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Attacks on Somali Students, Teachers and Schools

Attacks on Somali Students, Teachers and Schools Draw Condemnation From UN

United Nations aid agencies and non-governmental organizations (NGOs) working in strife-torn Somalia have condemned recent attacks on students, teachers and schools in the capital, Mogadishu, stressing that educational facilities must be violence-free zones.

In a recent incident, five children and two teachers were wounded in an attack on two primary schools, and two teachers were reportedly gunned down on Monday.

“Any attack on children, teachers and education facilities is unacceptable,” said the group, which comprises over 20 UN agencies, including the UN Children’s Fund (UNICEF) and the UN Educational, Scientific and Cultural Organization UNESCO.

The agencies have appealed to traditional leaders, religious groups and other stakeholders to ensure the protection of children and teachers and the safety of school facilities.

They noted that education is fundamental to the rehabilitation of children in the Horn of Africa nation that has been plagued by conflict ever since Muhammad Siad Barre’s government was toppled in 1991.

Stressing that schools must be violence-free zones, the group called on all parties to the conflict to ensure the unhindered and safe passage of schoolchildren and teachers to educational facilities.

The latest attacks occurred just as schools were re-opening after the holidays and at a time when the provision of education in Somalia is already severely affected by drought, insecurity and economic crises.

Secretary-General Ban Ki-moon also spoke out today about the violence and humanitarian suffering in Somalia, telling journalists at a press conference in New York that the international community needs to do more to help the country.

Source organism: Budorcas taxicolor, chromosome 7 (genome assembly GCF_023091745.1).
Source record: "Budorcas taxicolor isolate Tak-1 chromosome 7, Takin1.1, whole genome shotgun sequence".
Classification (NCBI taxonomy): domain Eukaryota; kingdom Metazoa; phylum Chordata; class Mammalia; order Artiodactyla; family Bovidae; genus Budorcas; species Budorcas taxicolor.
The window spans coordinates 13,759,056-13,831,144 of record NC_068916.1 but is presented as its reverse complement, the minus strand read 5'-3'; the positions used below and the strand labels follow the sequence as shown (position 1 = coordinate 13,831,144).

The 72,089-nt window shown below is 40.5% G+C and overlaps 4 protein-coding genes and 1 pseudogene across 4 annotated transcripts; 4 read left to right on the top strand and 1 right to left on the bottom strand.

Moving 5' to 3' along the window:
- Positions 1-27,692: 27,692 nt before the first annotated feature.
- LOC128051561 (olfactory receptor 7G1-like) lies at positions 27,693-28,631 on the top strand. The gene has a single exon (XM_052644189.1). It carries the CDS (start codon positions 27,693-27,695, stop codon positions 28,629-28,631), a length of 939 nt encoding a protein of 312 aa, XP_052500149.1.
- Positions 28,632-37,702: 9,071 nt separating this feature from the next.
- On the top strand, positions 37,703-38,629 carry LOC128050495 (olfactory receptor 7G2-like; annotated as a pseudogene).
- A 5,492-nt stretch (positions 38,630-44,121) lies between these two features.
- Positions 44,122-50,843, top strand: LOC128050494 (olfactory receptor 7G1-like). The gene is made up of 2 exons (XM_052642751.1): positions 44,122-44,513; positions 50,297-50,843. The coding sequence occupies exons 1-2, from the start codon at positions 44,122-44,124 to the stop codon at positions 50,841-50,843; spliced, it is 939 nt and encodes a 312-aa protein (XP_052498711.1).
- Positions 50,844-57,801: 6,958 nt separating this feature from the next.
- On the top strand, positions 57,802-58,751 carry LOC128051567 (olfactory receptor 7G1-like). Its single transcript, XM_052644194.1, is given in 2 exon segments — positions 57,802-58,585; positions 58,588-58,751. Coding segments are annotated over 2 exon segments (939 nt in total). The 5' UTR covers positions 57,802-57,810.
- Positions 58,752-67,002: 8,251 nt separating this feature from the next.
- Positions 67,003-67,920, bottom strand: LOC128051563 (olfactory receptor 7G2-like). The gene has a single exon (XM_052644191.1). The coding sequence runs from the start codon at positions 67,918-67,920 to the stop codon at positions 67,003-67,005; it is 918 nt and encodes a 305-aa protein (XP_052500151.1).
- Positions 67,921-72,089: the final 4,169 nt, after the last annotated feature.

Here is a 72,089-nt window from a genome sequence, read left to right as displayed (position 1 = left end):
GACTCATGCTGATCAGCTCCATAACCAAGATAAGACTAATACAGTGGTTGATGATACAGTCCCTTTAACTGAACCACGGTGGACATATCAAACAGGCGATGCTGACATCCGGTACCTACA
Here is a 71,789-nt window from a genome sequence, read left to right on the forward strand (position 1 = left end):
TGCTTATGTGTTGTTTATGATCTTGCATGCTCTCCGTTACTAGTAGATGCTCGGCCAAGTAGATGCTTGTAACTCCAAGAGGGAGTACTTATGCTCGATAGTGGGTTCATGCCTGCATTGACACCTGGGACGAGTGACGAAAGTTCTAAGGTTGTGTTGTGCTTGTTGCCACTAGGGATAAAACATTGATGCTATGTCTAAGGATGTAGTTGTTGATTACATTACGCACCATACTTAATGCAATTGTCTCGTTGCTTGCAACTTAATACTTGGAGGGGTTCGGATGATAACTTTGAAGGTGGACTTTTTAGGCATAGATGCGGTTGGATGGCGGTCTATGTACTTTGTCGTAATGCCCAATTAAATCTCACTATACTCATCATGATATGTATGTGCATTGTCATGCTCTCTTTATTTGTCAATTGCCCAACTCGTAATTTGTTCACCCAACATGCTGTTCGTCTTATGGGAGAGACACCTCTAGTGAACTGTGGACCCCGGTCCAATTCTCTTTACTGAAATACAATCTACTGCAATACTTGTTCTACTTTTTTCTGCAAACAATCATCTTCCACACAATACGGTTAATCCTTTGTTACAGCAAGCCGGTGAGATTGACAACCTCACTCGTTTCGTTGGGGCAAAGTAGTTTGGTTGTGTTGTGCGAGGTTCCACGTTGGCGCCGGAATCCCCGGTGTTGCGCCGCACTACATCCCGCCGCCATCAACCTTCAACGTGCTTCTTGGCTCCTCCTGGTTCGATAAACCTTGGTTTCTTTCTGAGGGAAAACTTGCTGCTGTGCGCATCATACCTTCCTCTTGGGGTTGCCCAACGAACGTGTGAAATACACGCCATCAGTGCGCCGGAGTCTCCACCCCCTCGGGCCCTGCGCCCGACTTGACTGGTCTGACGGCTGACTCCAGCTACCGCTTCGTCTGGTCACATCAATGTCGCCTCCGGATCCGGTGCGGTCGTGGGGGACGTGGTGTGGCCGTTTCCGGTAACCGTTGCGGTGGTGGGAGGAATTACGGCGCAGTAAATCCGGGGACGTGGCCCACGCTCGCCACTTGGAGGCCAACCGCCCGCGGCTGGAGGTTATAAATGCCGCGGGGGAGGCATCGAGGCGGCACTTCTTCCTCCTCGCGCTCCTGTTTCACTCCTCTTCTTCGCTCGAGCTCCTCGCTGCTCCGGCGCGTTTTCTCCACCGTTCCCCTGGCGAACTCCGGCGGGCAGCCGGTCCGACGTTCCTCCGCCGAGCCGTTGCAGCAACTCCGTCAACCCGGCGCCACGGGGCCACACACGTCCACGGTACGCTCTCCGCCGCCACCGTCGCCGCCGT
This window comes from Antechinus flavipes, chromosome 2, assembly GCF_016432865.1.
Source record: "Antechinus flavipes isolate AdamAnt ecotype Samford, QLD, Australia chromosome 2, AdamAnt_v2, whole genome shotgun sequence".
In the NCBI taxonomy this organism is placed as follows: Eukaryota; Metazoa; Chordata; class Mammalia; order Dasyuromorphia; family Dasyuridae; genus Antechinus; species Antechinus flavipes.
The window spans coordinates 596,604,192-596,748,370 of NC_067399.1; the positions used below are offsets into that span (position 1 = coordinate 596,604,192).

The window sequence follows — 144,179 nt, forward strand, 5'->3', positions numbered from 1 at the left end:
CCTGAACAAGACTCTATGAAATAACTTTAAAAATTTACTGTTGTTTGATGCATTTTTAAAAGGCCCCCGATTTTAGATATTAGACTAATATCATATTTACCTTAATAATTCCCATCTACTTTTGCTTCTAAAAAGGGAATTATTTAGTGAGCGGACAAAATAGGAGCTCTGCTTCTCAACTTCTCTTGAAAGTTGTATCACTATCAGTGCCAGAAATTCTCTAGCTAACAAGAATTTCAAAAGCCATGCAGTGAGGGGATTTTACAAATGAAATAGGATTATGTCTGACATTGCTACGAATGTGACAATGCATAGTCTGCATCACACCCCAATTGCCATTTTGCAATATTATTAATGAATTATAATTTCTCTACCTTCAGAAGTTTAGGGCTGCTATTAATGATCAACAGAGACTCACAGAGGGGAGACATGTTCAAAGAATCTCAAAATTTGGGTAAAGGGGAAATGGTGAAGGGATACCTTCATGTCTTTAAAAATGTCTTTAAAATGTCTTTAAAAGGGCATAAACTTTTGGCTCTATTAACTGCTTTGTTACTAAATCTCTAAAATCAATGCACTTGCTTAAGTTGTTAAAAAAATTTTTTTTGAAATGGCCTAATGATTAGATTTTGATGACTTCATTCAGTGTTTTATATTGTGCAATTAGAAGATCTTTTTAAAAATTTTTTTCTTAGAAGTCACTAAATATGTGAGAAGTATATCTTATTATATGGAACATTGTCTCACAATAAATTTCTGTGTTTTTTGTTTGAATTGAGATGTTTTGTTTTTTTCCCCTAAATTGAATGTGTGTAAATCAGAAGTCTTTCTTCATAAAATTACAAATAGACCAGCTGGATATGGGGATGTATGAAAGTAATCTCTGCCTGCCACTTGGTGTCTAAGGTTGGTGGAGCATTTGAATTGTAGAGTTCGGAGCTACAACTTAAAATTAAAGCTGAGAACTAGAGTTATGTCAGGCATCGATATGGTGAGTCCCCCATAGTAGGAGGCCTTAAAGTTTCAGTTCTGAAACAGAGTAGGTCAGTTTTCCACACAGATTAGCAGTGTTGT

“Somalia cannot be abandoned,” he said. “Since coming into office I have insisted on a stronger response. The recent Djibouti agreement [on peace in Somalia] reached under the auspices of my Special Representative is encouraging. But to consolidate this process we need to deploy an international force. And Member States must strengthen the current AU force on the ground.”

In a related development, the World Bank has approved a $7 million grant to boost crop and livestock production in rural areas hit hard by drought and the global food crisis. The grant will be managed by the UN Food and Agriculture Organization (FAO) Emergency Operations unit for Somalia, based in neighbouring Kenya.

“We are responding collectively with the World Bank and other agencies to avert a crisis that continues to deteriorate at a rate and severity that we have not seen in over 15 years,” said Graham Farmer, Officer in Charge of FAO Somalia.

Last month UN agencies warned that more than three million Somalis – or roughly half the country’s population – will be totally dependent of food aid and emergency assistance over the next 12 months.


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